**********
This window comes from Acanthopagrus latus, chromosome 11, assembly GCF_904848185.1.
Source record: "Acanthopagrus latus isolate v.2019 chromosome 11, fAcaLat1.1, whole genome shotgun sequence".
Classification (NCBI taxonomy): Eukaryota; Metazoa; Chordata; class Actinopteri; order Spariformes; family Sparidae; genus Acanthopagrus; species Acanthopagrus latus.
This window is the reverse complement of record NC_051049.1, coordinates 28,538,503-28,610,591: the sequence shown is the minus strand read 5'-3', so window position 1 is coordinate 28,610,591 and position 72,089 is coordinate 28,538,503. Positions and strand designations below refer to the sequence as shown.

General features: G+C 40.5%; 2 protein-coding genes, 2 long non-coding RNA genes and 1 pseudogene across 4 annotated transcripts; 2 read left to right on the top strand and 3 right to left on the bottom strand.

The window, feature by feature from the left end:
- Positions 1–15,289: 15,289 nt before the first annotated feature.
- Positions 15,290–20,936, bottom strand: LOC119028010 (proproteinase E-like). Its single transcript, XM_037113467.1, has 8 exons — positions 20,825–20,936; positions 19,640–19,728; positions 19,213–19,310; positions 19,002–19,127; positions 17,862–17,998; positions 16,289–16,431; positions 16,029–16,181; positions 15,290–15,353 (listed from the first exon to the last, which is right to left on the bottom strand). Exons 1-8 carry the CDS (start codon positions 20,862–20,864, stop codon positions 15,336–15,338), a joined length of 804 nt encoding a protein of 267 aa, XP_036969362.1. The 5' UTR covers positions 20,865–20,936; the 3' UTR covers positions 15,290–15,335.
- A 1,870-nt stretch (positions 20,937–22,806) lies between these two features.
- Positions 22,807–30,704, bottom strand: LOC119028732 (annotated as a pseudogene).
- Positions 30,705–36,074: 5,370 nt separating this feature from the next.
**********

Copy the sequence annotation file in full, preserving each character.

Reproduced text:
This window comes from Acanthopagrus latus, chromosome 11, assembly GCF_904848185.1.
Source record: "Acanthopagrus latus isolate v.2019 chromosome 11, fAcaLat1.1, whole genome shotgun sequence".
Classification (NCBI taxonomy): Eukaryota; Metazoa; Chordata; class Actinopteri; order Spariformes; family Sparidae; genus Acanthopagrus; species Acanthopagrus latus.
This window is the reverse complement of record NC_051049.1, coordinates 28,538,503-28,610,591: the sequence shown is the minus strand read 5'-3', so window position 1 is coordinate 28,610,591 and position 72,089 is coordinate 28,538,503. Positions and strand designations below refer to the sequence as shown.

General features: G+C 40.5%; 2 protein-coding genes, 2 long non-coding RNA genes and 1 pseudogene across 4 annotated transcripts; 2 read left to right on the top strand and 3 right to left on the bottom strand.

The window, feature by feature from the left end:
- Positions 1–15,289: 15,289 nt before the first annotated feature.
- Positions 15,290–20,936, bottom strand: LOC119028010 (proproteinase E-like). Its single transcript, XM_037113467.1, has 8 exons — positions 20,825–20,936; positions 19,640–19,728; positions 19,213–19,310; positions 19,002–19,127; positions 17,862–17,998; positions 16,289–16,431; positions 16,029–16,181; positions 15,290–15,353 (listed from the first exon to the last, which is right to left on the bottom strand). Exons 1-8 carry the CDS (start codon positions 20,862–20,864, stop codon positions 15,336–15,338), a joined length of 804 nt encoding a protein of 267 aa, XP_036969362.1. The 5' UTR covers positions 20,865–20,936; the 3' UTR covers positions 15,290–15,335.
- A 1,870-nt stretch (positions 20,937–22,806) lies between these two features.
- Positions 22,807–30,704, bottom strand: LOC119028732 (annotated as a pseudogene).
- Positions 30,705–36,074: 5,370 nt separating this feature from the next.